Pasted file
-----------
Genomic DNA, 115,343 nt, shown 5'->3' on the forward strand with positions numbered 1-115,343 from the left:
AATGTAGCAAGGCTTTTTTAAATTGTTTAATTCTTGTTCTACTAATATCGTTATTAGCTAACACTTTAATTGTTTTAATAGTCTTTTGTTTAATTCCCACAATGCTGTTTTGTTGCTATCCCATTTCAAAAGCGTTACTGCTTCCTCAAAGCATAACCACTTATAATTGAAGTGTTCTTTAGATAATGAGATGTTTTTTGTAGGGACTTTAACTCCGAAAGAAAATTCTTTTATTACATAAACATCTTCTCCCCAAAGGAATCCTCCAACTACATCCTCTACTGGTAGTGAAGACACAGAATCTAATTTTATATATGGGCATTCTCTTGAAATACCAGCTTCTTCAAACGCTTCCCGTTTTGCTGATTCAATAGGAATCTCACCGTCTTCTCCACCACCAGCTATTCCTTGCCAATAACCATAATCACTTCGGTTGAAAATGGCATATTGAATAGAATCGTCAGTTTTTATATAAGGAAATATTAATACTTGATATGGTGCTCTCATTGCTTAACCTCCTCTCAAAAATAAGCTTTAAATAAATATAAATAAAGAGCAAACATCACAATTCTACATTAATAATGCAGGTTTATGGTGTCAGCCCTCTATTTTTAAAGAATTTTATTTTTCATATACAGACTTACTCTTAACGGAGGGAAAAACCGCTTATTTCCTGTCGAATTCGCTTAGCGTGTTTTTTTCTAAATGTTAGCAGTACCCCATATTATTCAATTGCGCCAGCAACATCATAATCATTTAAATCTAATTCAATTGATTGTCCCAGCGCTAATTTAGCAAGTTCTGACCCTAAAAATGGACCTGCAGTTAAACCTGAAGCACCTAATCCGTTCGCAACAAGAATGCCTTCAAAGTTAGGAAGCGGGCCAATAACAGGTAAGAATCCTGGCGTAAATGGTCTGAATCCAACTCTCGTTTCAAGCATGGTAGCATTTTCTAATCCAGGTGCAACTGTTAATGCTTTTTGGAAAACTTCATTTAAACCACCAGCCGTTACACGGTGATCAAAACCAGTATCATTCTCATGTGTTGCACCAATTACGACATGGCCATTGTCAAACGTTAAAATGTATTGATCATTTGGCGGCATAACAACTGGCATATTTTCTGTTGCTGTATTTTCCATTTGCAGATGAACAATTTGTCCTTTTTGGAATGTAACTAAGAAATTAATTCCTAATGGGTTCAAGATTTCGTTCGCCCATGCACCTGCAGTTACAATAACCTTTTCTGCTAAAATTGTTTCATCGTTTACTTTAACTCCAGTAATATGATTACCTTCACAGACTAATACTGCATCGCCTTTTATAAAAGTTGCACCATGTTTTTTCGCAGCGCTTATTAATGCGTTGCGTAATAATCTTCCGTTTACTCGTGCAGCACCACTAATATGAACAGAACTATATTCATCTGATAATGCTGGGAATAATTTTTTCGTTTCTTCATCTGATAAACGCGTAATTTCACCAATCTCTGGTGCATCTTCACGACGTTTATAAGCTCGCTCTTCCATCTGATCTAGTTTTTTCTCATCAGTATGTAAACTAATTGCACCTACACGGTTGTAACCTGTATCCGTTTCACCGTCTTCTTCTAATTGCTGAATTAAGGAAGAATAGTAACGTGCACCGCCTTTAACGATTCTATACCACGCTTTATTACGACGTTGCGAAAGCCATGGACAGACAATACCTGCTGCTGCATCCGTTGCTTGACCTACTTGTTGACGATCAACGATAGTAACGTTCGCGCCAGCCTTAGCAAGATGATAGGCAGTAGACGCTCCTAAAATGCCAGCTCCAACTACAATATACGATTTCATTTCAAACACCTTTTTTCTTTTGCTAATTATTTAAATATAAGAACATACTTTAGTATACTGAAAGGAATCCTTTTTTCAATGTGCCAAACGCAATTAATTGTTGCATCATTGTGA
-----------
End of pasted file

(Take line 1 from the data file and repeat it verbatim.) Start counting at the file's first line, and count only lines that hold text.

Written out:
Genomic DNA, 115,343 nt, shown 5'->3' on the forward strand with positions numbered 1-115,343 from the left: